Paul Baxter, Social Business Leader at IBM, explains that the company engages in real-time conversations internally for the purpose of innovating. “It could be around redefining corporate values, which we have done, or it might be about thinking how we redefine our product or service proposition in the marketplace,” he says. “Everybody in the organisation will come online and contribute but, importantly, it’s not just an opportunity to gripe about anything that comes to mind, it is structured around key themes which are carefully moderated.

“In terms of how you derive insight from that mass of data, we use our analytical tools to look at what the hotspots are around the conversation, what the key influences are and then, as an output, we’ll make sure we go back to check that everyone is up-to-date with what the main insights are that came out of that very large online conversation, and which ideas are going to be taken forward.”

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Rock the boat

There has to be a leap of faith from executive teams in how ideas are encouraged and rewarded. After all, as much as introducing something ‘new’ is perceived to be good, the reality is that it can stir up friction within an organisation. “You need to welcome change and innovation, but many business leaders are absolutely terrified of it,” says Don Elgie, CEO of insight and communications company Creston.

In a number of industries, the pace of change is relentless. Simon Johnson, UK and International Group Managing Director for publisher HarperCollins, comments: “If you’re not creating fresh approaches, you’re in trouble. Our ability to do this is a key competitive advantage because, while we aren’t trying to become the biggest publisher in the world, we are trying to build the fastest, most creative, nimble and innovative business.”

Beyond driving ideas through social media and variations of crowdsourcing, the fundamental problem within a vast number of companies is how to create an innovative culture. It requires maintaining the traditional hierarchy, operations and efficiencies within the organisation while, at the same time, there is effectively a shadow business running alongside which is agile, flatter in structure and able to drive new strategy development and product innovation.

This leads to conflicts about culture, performance measurement (think of the traditional retailers fighting their ‘space vs online’ battles) and degrees of permissible experimentation. Where exactly is the line between hitting quarterly targets and securing the long-term future and success of the business? Just how far can innovation be pushed within an organisation so that it doesn’t just undermine day-to-day performance, but even produces ideas that render the existing business obsolete?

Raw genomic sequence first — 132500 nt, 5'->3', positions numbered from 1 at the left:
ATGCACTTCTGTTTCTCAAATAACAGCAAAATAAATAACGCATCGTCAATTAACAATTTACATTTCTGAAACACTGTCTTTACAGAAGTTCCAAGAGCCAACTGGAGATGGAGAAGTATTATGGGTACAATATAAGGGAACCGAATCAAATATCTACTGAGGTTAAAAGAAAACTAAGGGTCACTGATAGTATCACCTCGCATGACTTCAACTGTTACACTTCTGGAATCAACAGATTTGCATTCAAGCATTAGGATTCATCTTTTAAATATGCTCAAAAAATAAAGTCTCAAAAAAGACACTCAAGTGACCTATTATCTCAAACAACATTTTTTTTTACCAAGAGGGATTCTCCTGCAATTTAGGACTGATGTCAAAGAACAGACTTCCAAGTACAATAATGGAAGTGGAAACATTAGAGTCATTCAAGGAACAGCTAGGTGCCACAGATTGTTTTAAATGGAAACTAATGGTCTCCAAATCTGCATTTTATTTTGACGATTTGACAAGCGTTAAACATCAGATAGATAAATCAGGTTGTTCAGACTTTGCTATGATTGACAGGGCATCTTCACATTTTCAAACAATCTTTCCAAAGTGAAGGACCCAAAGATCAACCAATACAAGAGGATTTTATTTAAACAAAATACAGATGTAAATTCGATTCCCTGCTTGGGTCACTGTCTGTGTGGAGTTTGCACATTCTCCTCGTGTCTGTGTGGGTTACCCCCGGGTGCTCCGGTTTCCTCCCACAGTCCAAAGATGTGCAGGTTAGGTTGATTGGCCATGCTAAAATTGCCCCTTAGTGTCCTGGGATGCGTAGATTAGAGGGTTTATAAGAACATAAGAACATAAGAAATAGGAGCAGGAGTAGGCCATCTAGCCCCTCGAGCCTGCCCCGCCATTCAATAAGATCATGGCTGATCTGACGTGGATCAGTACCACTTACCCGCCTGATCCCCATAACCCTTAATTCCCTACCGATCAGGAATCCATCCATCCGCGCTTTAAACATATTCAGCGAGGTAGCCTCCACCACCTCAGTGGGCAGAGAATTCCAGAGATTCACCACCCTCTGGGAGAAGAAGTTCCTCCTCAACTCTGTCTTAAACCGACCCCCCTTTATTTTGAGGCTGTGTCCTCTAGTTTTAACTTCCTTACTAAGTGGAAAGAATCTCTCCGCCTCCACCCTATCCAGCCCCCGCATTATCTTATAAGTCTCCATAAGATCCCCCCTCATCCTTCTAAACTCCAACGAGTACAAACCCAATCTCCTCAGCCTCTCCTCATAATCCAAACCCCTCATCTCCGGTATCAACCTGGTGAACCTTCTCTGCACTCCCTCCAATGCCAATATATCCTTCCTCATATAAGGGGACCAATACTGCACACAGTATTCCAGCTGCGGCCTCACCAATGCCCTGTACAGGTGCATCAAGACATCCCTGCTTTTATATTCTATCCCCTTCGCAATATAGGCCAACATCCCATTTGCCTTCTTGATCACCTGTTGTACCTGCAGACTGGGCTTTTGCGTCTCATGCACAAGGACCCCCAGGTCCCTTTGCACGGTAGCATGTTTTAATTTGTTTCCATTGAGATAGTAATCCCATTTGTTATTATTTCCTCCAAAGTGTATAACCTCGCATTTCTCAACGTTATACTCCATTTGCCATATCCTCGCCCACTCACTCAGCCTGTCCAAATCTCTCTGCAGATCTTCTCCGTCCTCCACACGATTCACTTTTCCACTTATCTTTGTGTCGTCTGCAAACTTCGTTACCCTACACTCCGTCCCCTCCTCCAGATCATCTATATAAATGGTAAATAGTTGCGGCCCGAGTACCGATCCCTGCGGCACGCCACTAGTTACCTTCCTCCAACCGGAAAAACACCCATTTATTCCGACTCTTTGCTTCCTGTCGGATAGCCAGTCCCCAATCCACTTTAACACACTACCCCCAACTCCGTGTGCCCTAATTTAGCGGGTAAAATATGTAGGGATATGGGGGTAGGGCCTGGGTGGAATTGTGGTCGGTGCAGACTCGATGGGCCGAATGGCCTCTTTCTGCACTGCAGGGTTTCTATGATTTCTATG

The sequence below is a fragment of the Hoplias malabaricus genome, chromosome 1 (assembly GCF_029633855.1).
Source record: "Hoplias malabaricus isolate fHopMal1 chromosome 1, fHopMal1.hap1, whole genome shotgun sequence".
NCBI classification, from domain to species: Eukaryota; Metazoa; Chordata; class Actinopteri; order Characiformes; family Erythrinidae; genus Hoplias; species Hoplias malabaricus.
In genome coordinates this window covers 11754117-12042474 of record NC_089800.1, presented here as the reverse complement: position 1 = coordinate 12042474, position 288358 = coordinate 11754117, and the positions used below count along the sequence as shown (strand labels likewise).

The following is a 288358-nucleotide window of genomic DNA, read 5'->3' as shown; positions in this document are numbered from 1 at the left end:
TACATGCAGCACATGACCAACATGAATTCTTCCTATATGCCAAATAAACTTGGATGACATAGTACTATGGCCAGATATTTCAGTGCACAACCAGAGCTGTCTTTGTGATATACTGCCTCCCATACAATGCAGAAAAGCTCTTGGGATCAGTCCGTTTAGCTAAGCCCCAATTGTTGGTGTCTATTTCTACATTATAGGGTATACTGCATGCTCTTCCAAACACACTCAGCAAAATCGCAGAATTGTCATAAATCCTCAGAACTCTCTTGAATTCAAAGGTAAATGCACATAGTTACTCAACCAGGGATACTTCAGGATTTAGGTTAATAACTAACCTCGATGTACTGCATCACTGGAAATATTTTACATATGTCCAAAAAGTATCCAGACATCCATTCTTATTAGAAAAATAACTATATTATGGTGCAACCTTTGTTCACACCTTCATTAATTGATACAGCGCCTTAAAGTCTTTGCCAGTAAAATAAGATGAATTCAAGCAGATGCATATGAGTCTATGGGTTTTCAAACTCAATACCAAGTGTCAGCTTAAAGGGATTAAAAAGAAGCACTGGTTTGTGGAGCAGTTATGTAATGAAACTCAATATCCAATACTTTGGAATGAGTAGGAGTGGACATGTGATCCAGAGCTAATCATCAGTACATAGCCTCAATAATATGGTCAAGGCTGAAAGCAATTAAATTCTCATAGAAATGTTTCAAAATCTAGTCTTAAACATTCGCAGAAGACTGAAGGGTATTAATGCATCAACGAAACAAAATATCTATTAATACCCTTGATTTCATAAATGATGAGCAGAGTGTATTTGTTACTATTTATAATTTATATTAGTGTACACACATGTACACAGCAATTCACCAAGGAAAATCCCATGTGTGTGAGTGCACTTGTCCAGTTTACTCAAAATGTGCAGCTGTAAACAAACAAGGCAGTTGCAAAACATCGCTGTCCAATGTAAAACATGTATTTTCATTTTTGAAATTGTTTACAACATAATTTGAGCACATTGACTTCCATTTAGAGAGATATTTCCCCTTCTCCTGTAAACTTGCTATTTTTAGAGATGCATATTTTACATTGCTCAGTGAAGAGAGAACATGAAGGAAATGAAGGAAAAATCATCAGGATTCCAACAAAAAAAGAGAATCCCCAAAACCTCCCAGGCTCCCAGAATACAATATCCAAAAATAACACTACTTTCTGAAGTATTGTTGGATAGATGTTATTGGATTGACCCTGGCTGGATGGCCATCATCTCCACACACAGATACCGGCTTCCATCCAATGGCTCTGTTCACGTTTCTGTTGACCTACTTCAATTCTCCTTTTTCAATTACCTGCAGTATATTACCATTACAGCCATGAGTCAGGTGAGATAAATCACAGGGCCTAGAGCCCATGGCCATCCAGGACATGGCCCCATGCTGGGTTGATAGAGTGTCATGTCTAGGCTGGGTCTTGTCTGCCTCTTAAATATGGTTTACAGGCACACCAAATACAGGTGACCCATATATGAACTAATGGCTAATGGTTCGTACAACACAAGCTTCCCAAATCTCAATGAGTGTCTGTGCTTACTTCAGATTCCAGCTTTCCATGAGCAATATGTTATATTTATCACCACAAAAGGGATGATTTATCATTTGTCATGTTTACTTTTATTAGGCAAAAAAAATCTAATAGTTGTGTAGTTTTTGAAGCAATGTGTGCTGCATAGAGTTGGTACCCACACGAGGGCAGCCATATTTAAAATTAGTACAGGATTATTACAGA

Each company has to decide on its boundaries and definitions of success. Simon comments: “It’s about avoiding the ‘innovators dilemma’. For a business like ours, which has been around for a long period of time, it’s vital that we are the disruptor and not the disrupted. That may mean at some stage disrupting your own business model, not just focusing on the short-term financial targets. Generally, incumbents have a predisposition to not evolve because they are worried about destroying their legacy business.”

This can be kept at bay if the focus is on the customer and defined goals. Tulsi comments: “We’ve made a point of saying everything must have a conclusion and being able to go in and look at the graphs that tell you how many ideas you have on there, what stage of the process they are in and whether they are under consideration, in implementation or have been stopped from further progress.”

If the engagement and passion are right, then ideas should flow. Costas Markides, Criticaleye Thought Leader and Professor of Strategy and Entrepreneurship at London Business School, comments that “ideas can come from anybody, anywhere, anytime so any processes that help to put this philosophy into practice are welcome”. Although there is nothing particularly new about this per se, he does acknowledge that the speed at which technology can be used to galvanise the ideas of numerous people does give a different twist to innovation.

Paul says: “Over the next decade or so, companies will start to think about how they foster, measure and reward collaboration and knowledge-sharing internally. Rather than just being about how much business you have sold or how much revenue you have earned, the extent to which people are collaborating and seen to be leading thinkers within the business, and the ability to put some objective measures around this, will be built into some of the HR scorecards of the future.”

No one is saying this is easy, but executives must be brave and experiment rather than assume that the old ways of creative thinking are going to provide the competitive edge going forward.